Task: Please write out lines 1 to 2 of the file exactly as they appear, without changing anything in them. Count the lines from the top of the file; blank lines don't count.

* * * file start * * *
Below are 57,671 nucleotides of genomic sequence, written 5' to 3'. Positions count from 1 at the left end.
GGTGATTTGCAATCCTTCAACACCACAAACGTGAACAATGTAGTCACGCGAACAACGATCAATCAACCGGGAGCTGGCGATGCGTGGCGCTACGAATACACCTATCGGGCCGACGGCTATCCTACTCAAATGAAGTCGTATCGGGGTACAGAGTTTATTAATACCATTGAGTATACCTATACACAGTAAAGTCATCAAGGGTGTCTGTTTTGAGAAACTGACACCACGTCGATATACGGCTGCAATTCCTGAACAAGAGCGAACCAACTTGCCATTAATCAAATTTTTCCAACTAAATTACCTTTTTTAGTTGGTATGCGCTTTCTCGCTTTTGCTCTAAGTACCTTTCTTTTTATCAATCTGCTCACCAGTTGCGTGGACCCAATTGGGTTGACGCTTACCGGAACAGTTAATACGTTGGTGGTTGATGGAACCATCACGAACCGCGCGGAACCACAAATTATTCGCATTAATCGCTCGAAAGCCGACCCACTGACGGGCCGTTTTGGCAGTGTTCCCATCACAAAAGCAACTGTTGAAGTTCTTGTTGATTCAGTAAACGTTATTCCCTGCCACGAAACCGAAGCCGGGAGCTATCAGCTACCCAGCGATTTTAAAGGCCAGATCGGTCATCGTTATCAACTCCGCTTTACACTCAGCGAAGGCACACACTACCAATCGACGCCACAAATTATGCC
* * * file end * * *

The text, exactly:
Below are 57,671 nucleotides of genomic sequence, written 5' to 3'. Positions count from 1 at the left end.
GGTGATTTGCAATCCTTCAACACCACAAACGTGAACAATGTAGTCACGCGAACAACGATCAATCAACCGGGAGCTGGCGATGCGTGGCGCTACGAATACACCTATCGGGCCGACGGCTATCCTACTCAAATGAAGTCGTATCGGGGTACAGAGTTTATTAATACCATTGAGTATACCTATACACAGTAAAGTCATCAAGGGTGTCTGTTTTGAGAAACTGACACCACGTCGATATACGGCTGCAATTCCTGAACAAGAGCGAACCAACTTGCCATTAATCAAATTTTTCCAACTAAATTACCTTTTTTAGTTGGTATGCGCTTTCTCGCTTTTGCTCTAAGTACCTTTCTTTTTATCAATCTGCTCACCAGTTGCGTGGACCCAATTGGGTTGACGCTTACCGGAACAGTTAATACGTTGGTGGTTGATGGAACCATCACGAACCGCGCGGAACCACAAATTATTCGCATTAATCGCTCGAAAGCCGACCCACTGACGGGCCGTTTTGGCAGTGTTCCCATCACAAAAGCAACTGTTGAAGTTCTTGTTGATTCAGTAAACGTTATTCCCTGCCACGAAACCGAAGCCGGGAGCTATCAGCTACCCAGCGATTTTAAAGGCCAGATCGGTCATCGTTATCAACTCCGCTTTACACTCAGCGAAGGCACACACTACCAATCGACGCCACAAATTATGCC